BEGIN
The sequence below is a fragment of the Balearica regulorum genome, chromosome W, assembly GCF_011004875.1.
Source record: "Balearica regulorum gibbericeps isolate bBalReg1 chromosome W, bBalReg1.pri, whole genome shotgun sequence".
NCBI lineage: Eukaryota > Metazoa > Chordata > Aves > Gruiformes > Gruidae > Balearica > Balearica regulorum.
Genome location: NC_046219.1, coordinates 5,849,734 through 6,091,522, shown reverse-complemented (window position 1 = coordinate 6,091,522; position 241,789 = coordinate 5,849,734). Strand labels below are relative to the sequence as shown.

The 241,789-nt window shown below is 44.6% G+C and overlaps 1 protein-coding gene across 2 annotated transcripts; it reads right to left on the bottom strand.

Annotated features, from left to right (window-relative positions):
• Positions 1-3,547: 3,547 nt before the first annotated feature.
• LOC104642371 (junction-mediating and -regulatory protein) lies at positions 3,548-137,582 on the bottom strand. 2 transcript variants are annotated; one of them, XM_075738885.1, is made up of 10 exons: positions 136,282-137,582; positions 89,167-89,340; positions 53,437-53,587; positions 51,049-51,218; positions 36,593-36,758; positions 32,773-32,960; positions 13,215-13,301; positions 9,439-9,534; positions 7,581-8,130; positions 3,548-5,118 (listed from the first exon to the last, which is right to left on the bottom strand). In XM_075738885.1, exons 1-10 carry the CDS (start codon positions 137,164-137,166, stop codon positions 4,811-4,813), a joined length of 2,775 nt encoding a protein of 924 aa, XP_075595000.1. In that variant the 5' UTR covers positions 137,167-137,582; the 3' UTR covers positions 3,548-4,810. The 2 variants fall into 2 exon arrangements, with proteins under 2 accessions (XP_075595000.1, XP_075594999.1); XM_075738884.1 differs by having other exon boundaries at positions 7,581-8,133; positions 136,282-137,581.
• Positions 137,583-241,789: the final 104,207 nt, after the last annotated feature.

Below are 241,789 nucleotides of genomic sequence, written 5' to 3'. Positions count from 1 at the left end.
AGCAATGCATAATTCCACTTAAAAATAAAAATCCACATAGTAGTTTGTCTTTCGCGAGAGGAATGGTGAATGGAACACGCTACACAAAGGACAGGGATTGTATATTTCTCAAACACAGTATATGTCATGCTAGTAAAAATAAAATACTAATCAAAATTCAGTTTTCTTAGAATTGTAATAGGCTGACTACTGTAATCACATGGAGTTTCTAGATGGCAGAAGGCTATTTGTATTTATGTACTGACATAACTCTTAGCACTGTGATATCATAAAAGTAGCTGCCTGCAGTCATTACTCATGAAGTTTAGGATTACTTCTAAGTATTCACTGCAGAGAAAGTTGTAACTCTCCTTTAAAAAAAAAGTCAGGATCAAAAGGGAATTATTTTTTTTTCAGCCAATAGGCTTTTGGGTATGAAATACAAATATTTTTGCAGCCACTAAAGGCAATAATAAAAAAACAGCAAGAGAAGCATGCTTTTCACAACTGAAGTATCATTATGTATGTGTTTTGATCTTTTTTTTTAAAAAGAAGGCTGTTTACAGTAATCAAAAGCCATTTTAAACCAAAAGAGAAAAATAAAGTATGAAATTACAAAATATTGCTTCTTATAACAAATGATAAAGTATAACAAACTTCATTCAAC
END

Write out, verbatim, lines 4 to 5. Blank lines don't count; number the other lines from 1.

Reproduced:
Genome location: NC_046219.1, coordinates 5,849,734 through 6,091,522, shown reverse-complemented (window position 1 = coordinate 6,091,522; position 241,789 = coordinate 5,849,734). Strand labels below are relative to the sequence as shown.

The 241,789-nt window shown below is 44.6% G+C and overlaps 1 protein-coding gene across 2 annotated transcripts; it reads right to left on the bottom strand.